Let’s be honest: Intermittent fasting is not for the faint of heart. It takes strategy, commitment, and a hefty dose of willpower… but now, a registered dietitian is sharing a new way to think about what your body needs, plus four tips to make your intermittent fasting practice healthier, and more successful for weight loss.
Mandy Enright, MS, RDN, RYT is known for the practical advice she shares on her social media to make weight loss and healthy eating less restrictive and more sensible. This week on her LinkedIn profile, Enright proposed: “Let’s talk about the #1 mistake people are making with Intermittent Fasting.” But she didn’t stop there, and shared some other smart I.F. pointers.
Keep reading to learn Enright’s perspective-shifting insights, and check out The Best Oatmeal Combinations for Faster Weight Loss, Says Nutritionist.
Enright kicked it off by calling out what she says is the worst mistake people make with intermittent fasting: Eating within “feasting” windows that are too narrow of a timespan.
She said that the 16-hour “fasting” window combined with the eight-hour “feasting” window may be too strict for some dieters. In fact, she suggested, when your body is telling you that it needs to eat, fighting that feeling “is simply just torturing yourself,” and can be compared to forcing yourself to wait 16 hours to use the restroom.
When you think of it this way, you might agree that it’s important to listen to your body, right? Here was Enright’s solution for going about this more gently—”After all,” she said, “would you only let yourself go to the bathroom between 12-8pm? [sic]”
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“If you’re looking to try Intermittent Fasting,” the dietitian said, “don’t be so restrictive off the bat or you will set yourself up for failure.”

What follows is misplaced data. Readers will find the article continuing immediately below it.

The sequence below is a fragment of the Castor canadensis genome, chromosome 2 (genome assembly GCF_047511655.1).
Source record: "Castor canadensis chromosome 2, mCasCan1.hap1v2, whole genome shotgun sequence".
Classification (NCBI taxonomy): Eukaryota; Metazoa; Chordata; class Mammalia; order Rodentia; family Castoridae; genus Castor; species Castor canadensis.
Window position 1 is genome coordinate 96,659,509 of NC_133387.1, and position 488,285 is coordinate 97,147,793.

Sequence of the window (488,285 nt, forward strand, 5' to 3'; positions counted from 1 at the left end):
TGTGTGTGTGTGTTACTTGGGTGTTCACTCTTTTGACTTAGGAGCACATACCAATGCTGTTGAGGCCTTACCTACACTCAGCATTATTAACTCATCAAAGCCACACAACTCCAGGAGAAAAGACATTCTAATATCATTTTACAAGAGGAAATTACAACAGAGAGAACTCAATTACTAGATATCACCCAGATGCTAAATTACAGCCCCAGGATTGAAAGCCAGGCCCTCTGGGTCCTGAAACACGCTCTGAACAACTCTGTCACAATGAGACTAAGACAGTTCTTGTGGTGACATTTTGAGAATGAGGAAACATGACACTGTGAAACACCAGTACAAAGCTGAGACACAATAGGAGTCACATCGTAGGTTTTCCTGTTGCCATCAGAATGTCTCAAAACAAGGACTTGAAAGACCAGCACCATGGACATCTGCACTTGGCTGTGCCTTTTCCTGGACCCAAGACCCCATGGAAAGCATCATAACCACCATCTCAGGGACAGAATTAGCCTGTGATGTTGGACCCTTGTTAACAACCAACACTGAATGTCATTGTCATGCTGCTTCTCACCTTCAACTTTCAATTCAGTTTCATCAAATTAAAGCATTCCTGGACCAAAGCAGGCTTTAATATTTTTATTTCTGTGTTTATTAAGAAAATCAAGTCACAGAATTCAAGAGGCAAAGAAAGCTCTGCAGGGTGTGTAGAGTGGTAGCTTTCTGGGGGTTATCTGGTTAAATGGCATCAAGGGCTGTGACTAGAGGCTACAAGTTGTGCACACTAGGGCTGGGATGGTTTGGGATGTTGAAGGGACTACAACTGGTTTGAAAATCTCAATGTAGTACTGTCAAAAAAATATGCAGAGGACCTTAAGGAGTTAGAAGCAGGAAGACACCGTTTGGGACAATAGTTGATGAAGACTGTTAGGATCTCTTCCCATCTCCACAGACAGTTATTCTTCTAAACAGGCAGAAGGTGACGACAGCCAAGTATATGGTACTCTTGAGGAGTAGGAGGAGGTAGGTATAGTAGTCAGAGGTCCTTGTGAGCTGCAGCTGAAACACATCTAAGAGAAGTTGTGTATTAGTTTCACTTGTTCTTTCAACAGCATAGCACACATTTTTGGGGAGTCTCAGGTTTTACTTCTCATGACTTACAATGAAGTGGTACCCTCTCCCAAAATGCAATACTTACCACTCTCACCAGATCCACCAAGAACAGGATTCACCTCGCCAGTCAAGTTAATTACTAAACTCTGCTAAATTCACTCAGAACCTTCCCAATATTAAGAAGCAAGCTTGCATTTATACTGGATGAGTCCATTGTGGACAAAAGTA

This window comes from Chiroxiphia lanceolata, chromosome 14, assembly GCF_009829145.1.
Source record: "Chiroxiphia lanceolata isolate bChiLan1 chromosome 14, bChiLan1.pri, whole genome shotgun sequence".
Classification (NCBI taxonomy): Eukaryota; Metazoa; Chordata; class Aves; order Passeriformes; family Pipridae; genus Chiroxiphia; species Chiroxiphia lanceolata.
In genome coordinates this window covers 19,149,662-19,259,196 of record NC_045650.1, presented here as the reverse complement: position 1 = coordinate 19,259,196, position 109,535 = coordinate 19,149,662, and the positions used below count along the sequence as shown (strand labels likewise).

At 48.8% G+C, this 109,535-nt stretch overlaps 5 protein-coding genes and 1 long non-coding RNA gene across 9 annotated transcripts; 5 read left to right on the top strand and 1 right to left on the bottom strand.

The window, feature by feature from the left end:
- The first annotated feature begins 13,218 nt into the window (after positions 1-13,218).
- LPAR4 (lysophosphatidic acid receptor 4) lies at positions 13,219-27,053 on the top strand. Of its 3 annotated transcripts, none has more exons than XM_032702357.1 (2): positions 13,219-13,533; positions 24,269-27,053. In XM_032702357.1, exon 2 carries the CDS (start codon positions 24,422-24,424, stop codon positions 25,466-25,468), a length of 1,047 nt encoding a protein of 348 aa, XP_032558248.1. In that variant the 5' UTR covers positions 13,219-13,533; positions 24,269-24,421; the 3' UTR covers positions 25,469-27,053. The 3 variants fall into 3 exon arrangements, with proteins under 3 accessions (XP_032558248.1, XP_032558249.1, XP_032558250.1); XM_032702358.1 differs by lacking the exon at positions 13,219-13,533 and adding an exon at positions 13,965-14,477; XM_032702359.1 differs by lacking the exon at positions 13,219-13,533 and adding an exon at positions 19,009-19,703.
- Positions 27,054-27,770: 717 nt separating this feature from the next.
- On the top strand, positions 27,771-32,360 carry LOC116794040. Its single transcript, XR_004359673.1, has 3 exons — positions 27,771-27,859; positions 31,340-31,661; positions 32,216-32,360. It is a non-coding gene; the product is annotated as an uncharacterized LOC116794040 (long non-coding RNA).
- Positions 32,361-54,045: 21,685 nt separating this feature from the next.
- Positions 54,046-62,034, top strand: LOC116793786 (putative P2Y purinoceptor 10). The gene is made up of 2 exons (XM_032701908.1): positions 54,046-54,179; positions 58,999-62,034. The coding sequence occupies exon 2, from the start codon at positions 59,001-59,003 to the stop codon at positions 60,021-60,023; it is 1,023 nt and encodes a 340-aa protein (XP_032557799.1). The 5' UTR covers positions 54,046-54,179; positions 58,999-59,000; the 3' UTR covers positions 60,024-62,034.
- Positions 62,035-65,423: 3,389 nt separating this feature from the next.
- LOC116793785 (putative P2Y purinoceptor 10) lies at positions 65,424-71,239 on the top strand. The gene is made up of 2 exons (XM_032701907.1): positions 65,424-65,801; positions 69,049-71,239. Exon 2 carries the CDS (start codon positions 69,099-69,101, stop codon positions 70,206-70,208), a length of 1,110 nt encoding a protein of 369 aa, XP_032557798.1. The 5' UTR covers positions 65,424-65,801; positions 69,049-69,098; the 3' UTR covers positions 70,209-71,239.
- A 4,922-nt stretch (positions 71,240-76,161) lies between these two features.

Instead, she shared: “I always recommend starting with a 12-hour window in your day to start, and you can always adjust from there based on hunger, energy levels, and what your schedule looks like that day.”
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Enright added that another way she sees people not getting the most out of their efforts is to respond to long daily periods of deprivation by doing this: “If you’re only eating 1 or 2 overly large meals per day, how is this helping your weight loss or weight management goals? . . . often I see people eating these big meals super late in the day.”
What’s the problem with this approach? “Not only is this not ideal for your energy and metabolism, but it’s also fast track to a terrible night’s sleep,” Enright said.
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Enright says instead, dieters should follow these three rules:
- Eat earlier
- Eat often
- Eat balanced portions.
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